The Phalaenopsis orchid is the easiest type of orchid to care for. For this reason, they’re often referred to as the perfect “Beginner orchid”.
Even though caring for them is easy, many people struggle to keep them alive. And that’s understandable – if you don’t know a plant’s dos-and-don’ts, then how can you keep it alive? We’ve all been there – including me!
So I’ve gathered the cornerstones for growing Phalaenopsis orchids below. If you master these steps, you’re guaranteed to grow orchids successfully! On that note, let’s get started!
To grow orchids successfully: The right placement in the house; enough daylight without being able to burn or freeze. The correct watering; don’t water again until the potting medium has dried. Use pots that allow enough airflow and water drainage. Suitable potting medium; use only kinds that Phalaenopsis orchids can grow in. Provide enough humidity. Repot every few years. Prompt a new flower spike with a drop in nightly temperature. Trim back spikes that are withering. Fertilize your plants when necessary. Practice safe handling, aka sanitation.
The first thing to do with a brand new orchid is to find a place for it in your house. Orchids need plenty of daylight, so make sure they’re as close to the light source (i.e. window – if not artificial lighting) as possible.
You want the orchid to receive enough daylight, but you need to make sure it doesn’t stand in a place with drastic temperature changes. With this I mean hot sun, cool drafts, and freezing air. You want to avoid any extremes, hot or cold.
Temperature-wise think of it like this; if the room temperature is comfortable for you, then it’s comfortable for your orchid too. If you live in a colder climate, don’t let the room temperature drop below 50-60°F (10-15°C) – that would be too cold for you too.
If you feel like there’s not enough natural daylight, even on East- and South-facing windows, then supplement with artificial lighting. Plant-growth lamps, LED light bulbs, and Full-spectrum lights can a savior!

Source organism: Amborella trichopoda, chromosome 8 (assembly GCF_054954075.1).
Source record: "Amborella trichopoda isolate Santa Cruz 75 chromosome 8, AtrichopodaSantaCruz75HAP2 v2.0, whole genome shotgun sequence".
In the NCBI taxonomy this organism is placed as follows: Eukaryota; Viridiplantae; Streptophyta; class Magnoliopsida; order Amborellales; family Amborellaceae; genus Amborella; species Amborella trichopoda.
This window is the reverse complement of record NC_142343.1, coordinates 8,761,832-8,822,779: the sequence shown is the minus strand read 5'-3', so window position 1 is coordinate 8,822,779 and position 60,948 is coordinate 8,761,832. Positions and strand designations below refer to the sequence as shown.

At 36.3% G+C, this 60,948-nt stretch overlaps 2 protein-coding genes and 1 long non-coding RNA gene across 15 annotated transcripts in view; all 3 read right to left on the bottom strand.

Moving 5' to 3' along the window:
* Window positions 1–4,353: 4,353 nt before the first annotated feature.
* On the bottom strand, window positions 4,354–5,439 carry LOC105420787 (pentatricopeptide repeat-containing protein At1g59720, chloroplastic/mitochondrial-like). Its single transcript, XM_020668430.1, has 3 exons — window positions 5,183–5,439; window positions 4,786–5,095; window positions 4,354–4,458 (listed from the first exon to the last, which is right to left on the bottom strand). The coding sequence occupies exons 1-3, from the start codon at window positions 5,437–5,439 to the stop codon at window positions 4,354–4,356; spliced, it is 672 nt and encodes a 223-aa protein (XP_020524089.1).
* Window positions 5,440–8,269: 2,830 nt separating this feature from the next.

It’s OK to move the orchid away from its usual place if the weather changes suddenly (or during hotter seasons) – just a few feet further in the room can be enough. Just make it out of reach of the beaming sun rays!
So let’s recap; keep it lit, comfortable temperatures, no extremes of any kind!
The correct watering of your orchid is very important! The roots start to rot quickly if they stand in too much moisture for long periods of time. On the contrary, if the roots don’t get enough water they quickly start to dry out. Over-watering and under-watering are the biggest downfalls for many people.
Phalaenopsis orchids normally come in a clear plastic pot. If you’re still learning about orchids, I’d recommend you keep the orchid in this pot. The clear plastic allows you to see the potting mix inside, making it easy to know when it’s time to water again!
The time in-between watering varies depending on the season – during hotter seasons the potting mix will dry out faster, and during colder seasons slower.
This is what you need to do; lift up the orchid in its pot and look at the potting mix through the plastic – is it completely dry yet? Is the bottom part still moist? Is there humidity in the pot?
The potting mix starts to dry out from the top, towards the bottom. This is why you need to see the bottom part of the medium, even if the surface looks dry. If it’s still moist/wet, then let it dry out a little more. You’d want it to be just about dry – not necessarily completely dry, but just there when you can see it has dried up.
This is when you need to water again. The roots have gotten the needed ‘breather’ in-between watering! Constant moisture without ‘breathers’ ultimately suffocates and kills the roots.
In addition to making sure not to water too often, also check there’s no standing water inside the decorative pot! Sometimes leftover water from watering goes there, and builds up over time, leaving the roots to soak in water.
Use lukewarm water to water your orchid. Too cold or hot water will shock the roots. So if the water temperature feels comfortable on your skin, then it’s fine for the orchid too.
I normally use tap water for watering, but you can use any type of water; rain, distilled, even well!
When watering your orchid, please make sure not to get any water on the plant itself. If water gets inside the crown, it can get trapped there and turn into rot over time. So always water with caution – do not just pour it over the plant, like you could do with other house plants. Orchids are different. 😊
My favorite way to water is from below. I put the orchid to stand in the sink or a container of some kind, and then fill it up with water – about halfway up the pot. After this, I leave the orchid standing there, from 15 minutes even up to an hour. Just give the bark pieces enough time to soak up the water.
Once the soaking is done, pour out the excess water and let the orchid stand aside for a while. You want the excess water to drip out from the pot. After this you can put the orchid back in its place.
For more info about watering, please see here.